Safety in Thailand

Long referred to as the Land of Smiles, Thailand has had a rough past few years as public policy reforms, bombings, and most regrettably, the passing of HM the King, have taken their toll on the nation.  While these events have impacted the stability of the country, Thailand is still open for business.

Current Situation

At the foremost of many backpackers, travelers, and teachers’ minds is the situation.  Since the passing of HM, there has been a month of official mourning, and as a further sign of dedication to the King, the ruling junta has declared a year long period of national mourning.  The difference being that the month of the immediate aftermath was the time when entertainment centers were either closed or had to close early.  In public, people were also expected to wear black or white, or failing that a black ribbon available for free throughout the country.  At the current time more people seem to be wearing normal colour clothes.  As a teacher at a public school, I wear a black, grey, or white shirt with grey pants.  To be safe, you could ask people in Thailand through social media groups what they feel to be appropriate in their part of the country.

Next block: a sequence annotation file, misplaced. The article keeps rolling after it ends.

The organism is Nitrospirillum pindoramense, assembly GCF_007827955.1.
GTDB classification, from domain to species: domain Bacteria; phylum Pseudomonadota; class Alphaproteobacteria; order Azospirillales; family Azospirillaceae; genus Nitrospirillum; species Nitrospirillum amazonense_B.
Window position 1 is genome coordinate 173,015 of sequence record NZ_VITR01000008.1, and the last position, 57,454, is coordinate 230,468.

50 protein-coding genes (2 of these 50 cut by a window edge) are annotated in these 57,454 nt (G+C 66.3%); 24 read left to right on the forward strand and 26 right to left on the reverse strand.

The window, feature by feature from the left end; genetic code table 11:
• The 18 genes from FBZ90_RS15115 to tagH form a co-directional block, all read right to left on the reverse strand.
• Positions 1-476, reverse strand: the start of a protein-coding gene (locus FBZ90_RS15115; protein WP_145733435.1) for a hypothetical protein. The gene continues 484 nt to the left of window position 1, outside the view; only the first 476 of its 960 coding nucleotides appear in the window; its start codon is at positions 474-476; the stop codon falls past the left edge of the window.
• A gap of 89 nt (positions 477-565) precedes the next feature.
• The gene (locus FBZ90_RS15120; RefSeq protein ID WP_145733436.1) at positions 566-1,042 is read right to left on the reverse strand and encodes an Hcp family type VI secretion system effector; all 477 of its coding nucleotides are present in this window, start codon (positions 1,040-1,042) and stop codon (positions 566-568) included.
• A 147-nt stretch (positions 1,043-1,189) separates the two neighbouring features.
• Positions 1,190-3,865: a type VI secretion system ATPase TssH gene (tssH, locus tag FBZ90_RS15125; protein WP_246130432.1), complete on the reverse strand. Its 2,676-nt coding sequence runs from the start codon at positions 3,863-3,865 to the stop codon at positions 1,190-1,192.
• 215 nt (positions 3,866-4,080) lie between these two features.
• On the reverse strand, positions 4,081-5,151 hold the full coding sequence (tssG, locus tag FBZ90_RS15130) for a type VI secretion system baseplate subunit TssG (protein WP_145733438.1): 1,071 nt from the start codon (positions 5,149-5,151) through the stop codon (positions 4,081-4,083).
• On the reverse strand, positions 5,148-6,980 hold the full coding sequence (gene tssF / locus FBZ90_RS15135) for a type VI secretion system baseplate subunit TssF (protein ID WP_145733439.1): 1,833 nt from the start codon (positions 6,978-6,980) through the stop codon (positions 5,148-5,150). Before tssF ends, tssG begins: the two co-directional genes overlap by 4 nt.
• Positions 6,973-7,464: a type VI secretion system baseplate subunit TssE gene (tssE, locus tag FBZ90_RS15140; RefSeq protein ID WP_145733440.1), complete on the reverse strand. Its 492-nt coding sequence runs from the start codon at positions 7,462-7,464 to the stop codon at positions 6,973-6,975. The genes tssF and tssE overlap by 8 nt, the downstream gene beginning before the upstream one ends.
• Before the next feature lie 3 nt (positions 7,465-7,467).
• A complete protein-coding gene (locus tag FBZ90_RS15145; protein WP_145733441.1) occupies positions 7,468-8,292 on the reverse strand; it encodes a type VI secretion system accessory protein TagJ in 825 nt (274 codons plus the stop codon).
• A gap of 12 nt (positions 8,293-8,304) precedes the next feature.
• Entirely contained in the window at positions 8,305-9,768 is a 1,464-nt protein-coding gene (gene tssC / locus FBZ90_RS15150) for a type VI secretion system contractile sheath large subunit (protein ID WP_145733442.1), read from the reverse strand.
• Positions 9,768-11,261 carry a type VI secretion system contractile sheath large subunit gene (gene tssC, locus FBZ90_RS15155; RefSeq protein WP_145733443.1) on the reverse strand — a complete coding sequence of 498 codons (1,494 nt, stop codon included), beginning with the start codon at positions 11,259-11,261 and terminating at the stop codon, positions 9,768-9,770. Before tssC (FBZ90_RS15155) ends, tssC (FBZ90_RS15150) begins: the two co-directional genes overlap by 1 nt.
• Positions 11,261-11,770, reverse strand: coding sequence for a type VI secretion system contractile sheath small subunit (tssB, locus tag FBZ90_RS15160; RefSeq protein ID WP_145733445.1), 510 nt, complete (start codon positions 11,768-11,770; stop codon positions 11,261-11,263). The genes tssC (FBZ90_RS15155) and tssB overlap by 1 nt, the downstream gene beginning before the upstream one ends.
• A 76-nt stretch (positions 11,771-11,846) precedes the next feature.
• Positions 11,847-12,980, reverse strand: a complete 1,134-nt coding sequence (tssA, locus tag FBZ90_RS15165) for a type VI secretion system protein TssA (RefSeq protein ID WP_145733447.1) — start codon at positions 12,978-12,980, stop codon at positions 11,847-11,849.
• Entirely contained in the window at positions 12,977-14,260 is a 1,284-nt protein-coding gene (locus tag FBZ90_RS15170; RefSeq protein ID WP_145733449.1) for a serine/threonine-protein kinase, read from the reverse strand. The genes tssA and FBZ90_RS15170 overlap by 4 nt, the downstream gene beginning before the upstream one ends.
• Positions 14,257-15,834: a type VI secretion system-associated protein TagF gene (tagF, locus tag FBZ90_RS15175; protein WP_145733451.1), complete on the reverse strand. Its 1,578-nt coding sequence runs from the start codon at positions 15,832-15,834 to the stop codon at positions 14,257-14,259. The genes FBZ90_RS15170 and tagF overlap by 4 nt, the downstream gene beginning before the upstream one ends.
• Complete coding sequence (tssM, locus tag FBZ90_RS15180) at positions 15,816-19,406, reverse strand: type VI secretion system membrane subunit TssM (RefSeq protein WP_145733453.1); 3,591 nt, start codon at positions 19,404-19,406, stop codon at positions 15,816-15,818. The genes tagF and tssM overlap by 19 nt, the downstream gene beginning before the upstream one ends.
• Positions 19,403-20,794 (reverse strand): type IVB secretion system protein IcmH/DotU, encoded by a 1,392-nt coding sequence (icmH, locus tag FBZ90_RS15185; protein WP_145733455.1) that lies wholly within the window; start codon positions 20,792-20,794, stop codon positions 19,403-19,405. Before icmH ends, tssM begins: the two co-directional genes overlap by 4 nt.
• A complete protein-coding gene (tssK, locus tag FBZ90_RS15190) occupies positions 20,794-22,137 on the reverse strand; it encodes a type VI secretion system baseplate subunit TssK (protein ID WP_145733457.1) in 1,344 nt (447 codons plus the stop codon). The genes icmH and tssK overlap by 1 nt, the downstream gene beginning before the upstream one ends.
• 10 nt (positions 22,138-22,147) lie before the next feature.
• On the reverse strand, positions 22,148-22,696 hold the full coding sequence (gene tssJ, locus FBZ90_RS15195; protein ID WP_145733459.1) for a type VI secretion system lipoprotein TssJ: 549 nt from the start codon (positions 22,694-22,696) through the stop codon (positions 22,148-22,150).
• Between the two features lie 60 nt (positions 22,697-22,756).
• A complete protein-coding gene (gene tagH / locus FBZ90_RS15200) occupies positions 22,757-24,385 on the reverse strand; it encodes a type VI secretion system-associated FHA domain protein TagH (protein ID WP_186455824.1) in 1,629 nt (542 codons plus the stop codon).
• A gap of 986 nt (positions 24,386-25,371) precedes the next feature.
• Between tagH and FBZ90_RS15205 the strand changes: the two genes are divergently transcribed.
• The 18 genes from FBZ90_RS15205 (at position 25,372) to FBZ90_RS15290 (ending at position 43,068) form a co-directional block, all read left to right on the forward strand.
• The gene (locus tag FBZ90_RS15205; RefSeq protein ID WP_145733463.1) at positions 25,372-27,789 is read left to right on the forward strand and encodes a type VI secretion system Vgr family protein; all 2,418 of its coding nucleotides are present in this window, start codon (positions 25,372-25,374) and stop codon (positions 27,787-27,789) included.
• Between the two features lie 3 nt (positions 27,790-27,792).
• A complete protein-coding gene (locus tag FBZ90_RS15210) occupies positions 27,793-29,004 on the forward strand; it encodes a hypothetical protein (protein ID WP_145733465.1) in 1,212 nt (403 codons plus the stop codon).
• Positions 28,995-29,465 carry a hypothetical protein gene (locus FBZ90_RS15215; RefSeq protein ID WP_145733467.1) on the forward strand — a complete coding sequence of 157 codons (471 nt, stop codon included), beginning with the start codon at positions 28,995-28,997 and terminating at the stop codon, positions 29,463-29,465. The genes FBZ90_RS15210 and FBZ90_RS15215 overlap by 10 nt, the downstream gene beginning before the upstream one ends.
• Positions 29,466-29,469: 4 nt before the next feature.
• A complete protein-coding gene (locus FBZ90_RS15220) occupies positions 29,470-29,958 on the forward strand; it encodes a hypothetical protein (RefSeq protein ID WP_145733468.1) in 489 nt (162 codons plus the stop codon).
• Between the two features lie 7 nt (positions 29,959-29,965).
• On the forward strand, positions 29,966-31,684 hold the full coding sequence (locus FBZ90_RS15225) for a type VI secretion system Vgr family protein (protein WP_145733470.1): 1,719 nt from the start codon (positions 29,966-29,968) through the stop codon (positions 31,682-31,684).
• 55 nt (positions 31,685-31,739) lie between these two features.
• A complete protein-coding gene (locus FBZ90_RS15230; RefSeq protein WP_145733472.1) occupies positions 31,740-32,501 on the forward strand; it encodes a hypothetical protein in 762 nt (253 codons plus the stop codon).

As I mentioned, the entertainment centers of Thailand; Bangkok, Pattaya, and the islands, were closed for a certain time, but are now back up and running.  The Full Moon Party on Koh Phangan is operating.  While there are less people from abroad visiting Thailand currently, it does mean that good deals can be found on accommodations as resorts do their best to compete for few customers.  You can also expect great deals on drinks as bars seek to out compete each other in a tough industry.

Lèse-majesté

You have probably heard about the strict lèse-majesté laws in Thailand that forbid people from criticizing the monarchy.  Punishments can be severe, including substantial jail time, for any comments thought to disparage the Thai royal family.  Whatever your opinion you may in that it infringes upon people’s freedom of speech, it is wise to keep it to yourself.  My best advice is to simply not talk about it, much better uses of time than being overheard and carted off to a cell and being in deep shit.

My Opinion

Having been in Bangkok the night of the bombing last August and having been worked and lived across quite a few locations in Thailand, I am not worried.  Granted, I live in Chanthaburi, which is not a big traveler destination.  I will say that I have never been a victim of violent crime in Thailand, nor have I felt unease when out in public even in small villages in Isaan where there are few, if any, foreigners.

Also, exercise the same level of caution you would when you visit anywhere abroad.  Watch your pockets in crowded places, avoid confrontations, smile, look out for each other, and keep an eye out for people behaving strangely.

Consulting with your country’s travel advisory page is another excellent way to answer any questions you may have.  Lastly, take the necessary precaution and don’t leave home without decent traveler’s insurance!